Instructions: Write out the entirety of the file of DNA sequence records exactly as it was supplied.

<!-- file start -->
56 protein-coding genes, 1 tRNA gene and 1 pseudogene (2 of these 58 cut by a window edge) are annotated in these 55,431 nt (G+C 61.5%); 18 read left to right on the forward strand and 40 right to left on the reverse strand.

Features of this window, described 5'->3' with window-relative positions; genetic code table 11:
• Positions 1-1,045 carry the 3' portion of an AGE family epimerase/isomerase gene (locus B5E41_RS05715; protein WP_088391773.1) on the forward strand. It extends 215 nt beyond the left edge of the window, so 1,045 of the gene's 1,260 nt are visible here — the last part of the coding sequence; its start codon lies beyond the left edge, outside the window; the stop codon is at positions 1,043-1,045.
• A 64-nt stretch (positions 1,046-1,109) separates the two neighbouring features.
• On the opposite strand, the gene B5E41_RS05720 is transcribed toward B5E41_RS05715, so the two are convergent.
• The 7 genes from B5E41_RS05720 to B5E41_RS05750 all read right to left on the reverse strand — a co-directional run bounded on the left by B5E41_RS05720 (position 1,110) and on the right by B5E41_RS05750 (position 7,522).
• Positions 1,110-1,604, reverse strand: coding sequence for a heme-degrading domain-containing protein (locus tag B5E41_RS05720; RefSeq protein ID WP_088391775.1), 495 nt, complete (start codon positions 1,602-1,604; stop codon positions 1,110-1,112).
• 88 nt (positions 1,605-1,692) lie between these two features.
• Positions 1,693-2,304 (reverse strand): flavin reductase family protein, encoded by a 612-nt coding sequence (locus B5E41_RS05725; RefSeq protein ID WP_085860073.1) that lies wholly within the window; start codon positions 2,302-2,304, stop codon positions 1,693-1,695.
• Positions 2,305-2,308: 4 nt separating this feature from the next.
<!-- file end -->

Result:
56 protein-coding genes, 1 tRNA gene and 1 pseudogene (2 of these 58 cut by a window edge) are annotated in these 55,431 nt (G+C 61.5%); 18 read left to right on the forward strand and 40 right to left on the reverse strand.

Features of this window, described 5'->3' with window-relative positions; genetic code table 11:
• Positions 1-1,045 carry the 3' portion of an AGE family epimerase/isomerase gene (locus B5E41_RS05715; protein WP_088391773.1) on the forward strand. It extends 215 nt beyond the left edge of the window, so 1,045 of the gene's 1,260 nt are visible here — the last part of the coding sequence; its start codon lies beyond the left edge, outside the window; the stop codon is at positions 1,043-1,045.
• A 64-nt stretch (positions 1,046-1,109) separates the two neighbouring features.
• On the opposite strand, the gene B5E41_RS05720 is transcribed toward B5E41_RS05715, so the two are convergent.
• The 7 genes from B5E41_RS05720 to B5E41_RS05750 all read right to left on the reverse strand — a co-directional run bounded on the left by B5E41_RS05720 (position 1,110) and on the right by B5E41_RS05750 (position 7,522).
• Positions 1,110-1,604, reverse strand: coding sequence for a heme-degrading domain-containing protein (locus tag B5E41_RS05720; RefSeq protein ID WP_088391775.1), 495 nt, complete (start codon positions 1,602-1,604; stop codon positions 1,110-1,112).
• 88 nt (positions 1,605-1,692) lie between these two features.
• Positions 1,693-2,304 (reverse strand): flavin reductase family protein, encoded by a 612-nt coding sequence (locus B5E41_RS05725; RefSeq protein ID WP_085860073.1) that lies wholly within the window; start codon positions 2,302-2,304, stop codon positions 1,693-1,695.
• Positions 2,305-2,308: 4 nt separating this feature from the next.